But, runtime remains a complication.
According to government estimates, 1 gallon of gasoline holds around 33.4 kilowatt hours of energy. The number varies a little, but 33.4 kWh looks to be the standard expectation.
So that’s 33400 watt-hours of energy.
An 18V cordless power tool battery with 12Ah charge capacity holds around 216 watt-hours of energy.
With this in mind, and unless I’m missing something important, it means that you would need approximately 155 12Ah batteries to match up to the energy capacity of a single gallon of gasoline.
Let’s say small engine efficiency is 40%. That would mean it would only take around 62x 18V 12Ah batteries to hold as much energy as a gallon of gasoline.
How many gallons of gas does a landscaper burn through in a typical work day? 2 or 3 person team?
How would a cordless-only landscaper charge everything?
A couple of brands are working on different solutions, and so far it’s looking expensive.
Some brands, such as Kress, are offering truck-mountable battery power stations.
Milwaukee has a new Roll-on power supply aimed at construction-type jobsite use, but I would bet they’re working on a truck-mounted solution as well.
Dewalt has talked about a battery subscription program for their 60V 3.6 kWh batteries.
Each of these batteries has the same watt-hours of energy capacity as nearly (17) 18V or 20V Max 12Ah batteries.
Two of these Dewalt PowerEquip batteries has the same energy capacity as more than (33) 18V or 20V Max 12Ah batteries.
It’s looking like larger tools – such as ride-on mowers – are going to be powered by larger capacity batteries (think Milwaukee MX Fuel or similar, maybe larger), and maybe multiple of them. Handheld tools might be powered by higher capacity cordless power tool batteries – such as 12Ah packs – which would be recharged via truck-based battery banks and power stations.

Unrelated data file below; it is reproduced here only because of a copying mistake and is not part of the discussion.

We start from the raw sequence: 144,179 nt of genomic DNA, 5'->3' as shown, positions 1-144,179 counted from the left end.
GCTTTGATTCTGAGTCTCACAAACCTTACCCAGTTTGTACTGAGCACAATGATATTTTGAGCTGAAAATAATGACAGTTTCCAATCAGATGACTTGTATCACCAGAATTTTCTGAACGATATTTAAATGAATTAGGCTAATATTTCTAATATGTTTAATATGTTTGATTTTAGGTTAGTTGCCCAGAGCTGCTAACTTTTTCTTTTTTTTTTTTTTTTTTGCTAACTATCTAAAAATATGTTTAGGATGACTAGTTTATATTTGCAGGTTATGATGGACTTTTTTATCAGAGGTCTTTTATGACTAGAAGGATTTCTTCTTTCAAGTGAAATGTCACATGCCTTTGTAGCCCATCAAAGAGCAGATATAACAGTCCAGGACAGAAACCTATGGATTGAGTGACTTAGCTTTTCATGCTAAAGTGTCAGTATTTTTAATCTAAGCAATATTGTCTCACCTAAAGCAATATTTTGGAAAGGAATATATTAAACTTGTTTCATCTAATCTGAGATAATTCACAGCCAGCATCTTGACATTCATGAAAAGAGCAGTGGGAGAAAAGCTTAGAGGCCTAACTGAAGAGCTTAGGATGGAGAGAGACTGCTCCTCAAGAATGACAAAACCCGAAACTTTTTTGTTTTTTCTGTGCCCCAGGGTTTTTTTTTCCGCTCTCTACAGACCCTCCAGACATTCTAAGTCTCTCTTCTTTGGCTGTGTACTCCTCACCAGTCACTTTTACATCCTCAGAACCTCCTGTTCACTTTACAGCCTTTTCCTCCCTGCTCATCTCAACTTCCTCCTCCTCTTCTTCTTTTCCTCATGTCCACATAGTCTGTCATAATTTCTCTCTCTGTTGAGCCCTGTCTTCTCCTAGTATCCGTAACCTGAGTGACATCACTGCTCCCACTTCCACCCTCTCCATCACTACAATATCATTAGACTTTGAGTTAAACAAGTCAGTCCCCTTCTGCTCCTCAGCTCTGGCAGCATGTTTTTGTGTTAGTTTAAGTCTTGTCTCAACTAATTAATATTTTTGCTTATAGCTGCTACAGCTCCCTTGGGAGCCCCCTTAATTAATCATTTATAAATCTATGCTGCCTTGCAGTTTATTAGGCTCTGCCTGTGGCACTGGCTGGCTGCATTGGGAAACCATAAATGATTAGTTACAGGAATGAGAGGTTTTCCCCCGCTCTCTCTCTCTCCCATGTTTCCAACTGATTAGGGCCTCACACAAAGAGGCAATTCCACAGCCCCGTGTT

The charging rate is going to have to be fast in order to keep up with workers’ demands.
Some brands – such as Ego with their PGX commercial charging system – seem to be going with a “charge all your batteries at the end of the day” type of approach.
Ego says that their PGX commercial charging system can recharge up to 70 batteries overnight from a standard outlet.
Ultimately, the industry might settle on a hybrid approach. I don’t think that overnight charging of up to 70 batteries is going to appeal to professional or commercial users.
However, overnight charging of a larger power supply might become the de facto approach, or a big part of it.
There are plenty of cordless outdoor power tools available right now, but it seems few landscapers and other such pros have traded in their gas engine tool collections.
Dewalt recently launched new EV chargers. Perhaps similar systems will be used to recharge landscapers’ power supplies.
There are going to be huge opportunities in the cordless outdoor power tools and equipment space, and many brands are showing signs of the development work going on behind closed doors.
It’s clear that brands are going to have to offer high convenience to professional landscapers, and in a way that doesn’t exist yet.
The consumer cordless OPE market is mature at this point, but the professional industry has yet to really take off.
Brands are taking the time for one simple reason. On a tool-to-tool basis, cordless wins out. But when looking at a day’s work with a truck or tailer full of tools, gas is still the preferred choice. Converting pro landscapers is going to cost a huge amount of money – for brands and businesses – and I would predict low adoption rates until or unless switching over is regionally mandated.
I expect a lot of work is being done right now, to develop landscaper-friendly system-based solutions.
The big question is, what are going to see in 2024?